You don’t need GitHub
Like most programmers, I use git for version control. I’ve been using it since college, where we were introduced to it for working on shared projects as well as a consistent way to turn our code in.
There were a lot of things I didn’t get about git when I first started using it. If I needed to do anything besides simply add commits to a single branch in a linear fashion and push them to a remote, I got confused quickly. I would try to consult a guide or StackOverflow post, typing in commands I didn’t understand and usually I made a mess of things. I remember I would end up force-pushing to remote a lot, which I understood was a no-no, but at the time, the repositories I was working with were mine alone, so it didn’t really matter.
Now that I’ve used it for work and actually had to contend with things like stashes and branches and remotes over & over again, I feel like I’ve got a more stable handle on git than I used to. At the very least, I can do what I need to for work pretty reliably, and I know how to get myself out of the sticky spots well enough.
There’s one really interesting thing about git I didn’t understand until recently. When you push to a remote repository, such as those hosted on GitHub, there’s really nothing privileged about it compared to any other repository. The only difference is that it’s what’s called a “bare” repository, which means it doesn’t actually keep a working tree (the instantiation of a repo’s files on a given filesystem).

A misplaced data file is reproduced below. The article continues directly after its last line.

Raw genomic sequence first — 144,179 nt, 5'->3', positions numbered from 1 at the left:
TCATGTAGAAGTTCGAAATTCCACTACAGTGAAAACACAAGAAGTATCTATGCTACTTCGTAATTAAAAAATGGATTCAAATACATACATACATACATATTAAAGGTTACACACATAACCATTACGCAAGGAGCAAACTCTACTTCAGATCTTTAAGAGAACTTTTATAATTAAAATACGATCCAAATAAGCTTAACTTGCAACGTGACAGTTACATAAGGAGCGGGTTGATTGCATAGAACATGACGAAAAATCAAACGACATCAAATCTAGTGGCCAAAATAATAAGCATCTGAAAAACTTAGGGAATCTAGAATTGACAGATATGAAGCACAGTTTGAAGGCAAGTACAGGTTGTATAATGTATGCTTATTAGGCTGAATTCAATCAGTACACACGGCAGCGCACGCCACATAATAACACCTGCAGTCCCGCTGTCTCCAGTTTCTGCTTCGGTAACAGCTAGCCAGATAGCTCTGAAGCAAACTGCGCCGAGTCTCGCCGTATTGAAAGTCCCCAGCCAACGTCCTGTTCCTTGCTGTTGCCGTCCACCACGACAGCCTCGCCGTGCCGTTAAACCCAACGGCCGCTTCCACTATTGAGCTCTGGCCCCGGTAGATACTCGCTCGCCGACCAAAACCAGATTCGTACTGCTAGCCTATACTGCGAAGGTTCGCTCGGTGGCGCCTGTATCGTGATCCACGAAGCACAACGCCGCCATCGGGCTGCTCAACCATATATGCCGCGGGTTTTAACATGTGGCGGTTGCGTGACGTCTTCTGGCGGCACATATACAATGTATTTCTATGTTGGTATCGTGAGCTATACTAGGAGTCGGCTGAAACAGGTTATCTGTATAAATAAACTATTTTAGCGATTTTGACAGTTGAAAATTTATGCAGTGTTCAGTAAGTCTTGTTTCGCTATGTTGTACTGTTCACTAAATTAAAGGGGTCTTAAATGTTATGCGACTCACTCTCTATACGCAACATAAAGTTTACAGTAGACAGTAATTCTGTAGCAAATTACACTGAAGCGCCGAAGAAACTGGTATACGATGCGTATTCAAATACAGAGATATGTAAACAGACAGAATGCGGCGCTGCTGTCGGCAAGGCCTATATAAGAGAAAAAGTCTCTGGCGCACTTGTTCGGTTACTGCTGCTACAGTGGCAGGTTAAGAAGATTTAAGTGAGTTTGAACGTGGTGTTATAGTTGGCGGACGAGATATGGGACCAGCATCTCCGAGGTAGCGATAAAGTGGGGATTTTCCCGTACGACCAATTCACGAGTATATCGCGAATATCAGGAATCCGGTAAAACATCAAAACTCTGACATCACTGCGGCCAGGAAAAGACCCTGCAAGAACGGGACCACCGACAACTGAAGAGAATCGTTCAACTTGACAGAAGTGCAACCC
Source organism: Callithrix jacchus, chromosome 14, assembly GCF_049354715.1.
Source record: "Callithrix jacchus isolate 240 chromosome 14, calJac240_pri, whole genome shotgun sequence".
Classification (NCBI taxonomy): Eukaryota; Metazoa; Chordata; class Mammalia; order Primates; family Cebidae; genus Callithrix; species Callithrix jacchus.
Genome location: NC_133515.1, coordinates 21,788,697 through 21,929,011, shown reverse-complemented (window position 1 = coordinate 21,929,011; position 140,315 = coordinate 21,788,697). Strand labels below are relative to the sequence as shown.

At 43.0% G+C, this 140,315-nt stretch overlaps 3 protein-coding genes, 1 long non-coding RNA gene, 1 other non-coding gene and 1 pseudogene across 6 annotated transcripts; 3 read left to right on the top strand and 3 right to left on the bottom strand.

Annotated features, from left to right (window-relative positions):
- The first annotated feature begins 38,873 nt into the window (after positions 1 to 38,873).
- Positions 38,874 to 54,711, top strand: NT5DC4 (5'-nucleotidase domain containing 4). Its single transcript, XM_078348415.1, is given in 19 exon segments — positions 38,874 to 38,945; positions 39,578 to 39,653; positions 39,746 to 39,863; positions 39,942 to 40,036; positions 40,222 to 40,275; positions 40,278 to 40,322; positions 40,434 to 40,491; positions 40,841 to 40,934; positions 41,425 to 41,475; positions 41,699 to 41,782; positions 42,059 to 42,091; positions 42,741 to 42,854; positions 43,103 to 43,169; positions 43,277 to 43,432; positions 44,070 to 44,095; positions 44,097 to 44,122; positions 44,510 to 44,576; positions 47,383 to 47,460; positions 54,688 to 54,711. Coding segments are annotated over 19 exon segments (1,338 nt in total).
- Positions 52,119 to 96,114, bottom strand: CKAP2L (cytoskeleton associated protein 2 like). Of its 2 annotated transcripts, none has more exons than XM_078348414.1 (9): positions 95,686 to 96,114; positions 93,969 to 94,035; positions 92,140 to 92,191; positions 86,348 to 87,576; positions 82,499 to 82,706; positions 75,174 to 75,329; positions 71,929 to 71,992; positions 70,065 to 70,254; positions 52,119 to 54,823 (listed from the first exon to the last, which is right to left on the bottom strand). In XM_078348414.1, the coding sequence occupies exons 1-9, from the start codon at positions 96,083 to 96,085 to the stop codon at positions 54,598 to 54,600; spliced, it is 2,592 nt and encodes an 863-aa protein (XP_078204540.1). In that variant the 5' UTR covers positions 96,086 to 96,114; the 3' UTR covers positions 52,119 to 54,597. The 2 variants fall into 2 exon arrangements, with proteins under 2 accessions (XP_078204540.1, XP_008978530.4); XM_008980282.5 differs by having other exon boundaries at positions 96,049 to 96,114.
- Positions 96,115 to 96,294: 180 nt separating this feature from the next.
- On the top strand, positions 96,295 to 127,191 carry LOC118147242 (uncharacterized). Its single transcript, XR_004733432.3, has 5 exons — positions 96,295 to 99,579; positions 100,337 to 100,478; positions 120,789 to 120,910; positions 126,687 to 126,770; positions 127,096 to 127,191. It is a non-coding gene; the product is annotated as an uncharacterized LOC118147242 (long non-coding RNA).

The upshot of this is that you can actually push & pull repositories from any machine you can SSH to that has git installed. So you don’t need to use a separate hosting service to store your code, especially if you’re mainly pushing it to pull it down onto another machine you have access to.
For example, I use git to deploy my website.
When I wrote that post, I would always push my repository to tildegit, then log into the Ctrl-C server and pull it back down.
Since learning this little tidbit, I ended up reworking my setup so that when I do a
git push, it actually goes to tildegit and the ctrl-c server directly, so no additional pulling is necessary.
To make this work, I had to do two things.
The first was to add an additional url to the
git remote set-url --add --push origin ctrl-c:public_html
If you use this command, replace
ctrl-c:public_html with your own hostname and repo path.
In my case, I have the
ctrl-c hostname configured to connect to the Ctrl-C server in my
public_html is the directory the actual repository resides in, relative to my home directory on the Ctrl-C server.
The second thing was to update the config of the repository on the Ctrl-C server:
git config receive.denycurrentbranch updateInstead
Above, I mentioned that remote repositories on hosting services are “bare”, that is, they have no working tree. If you have a normal repository with a working tree, and you push an update to the branch it currently has checked out, it would normally deny your update. When you set this setting, it will update the repository instead.
If you use this approach to deploy websites or other files, it’s best to avoid making changes in the remote repository if you can. Also, there are more sophisticated ways to do this kind of thing, so don’t take this as expert advice. But at the very least, it’s a cool trick that suits my needs for deploying a personal site quite well.
Do you use git?
Do you feel like you grasp it pretty well?
Have you ever discovered a neat trick that helps your workflow?
Have you tried managing git repositories in a similar way before?
Let me know your thoughts at my Ctrl-C email:
gome @ ctrl-c.club.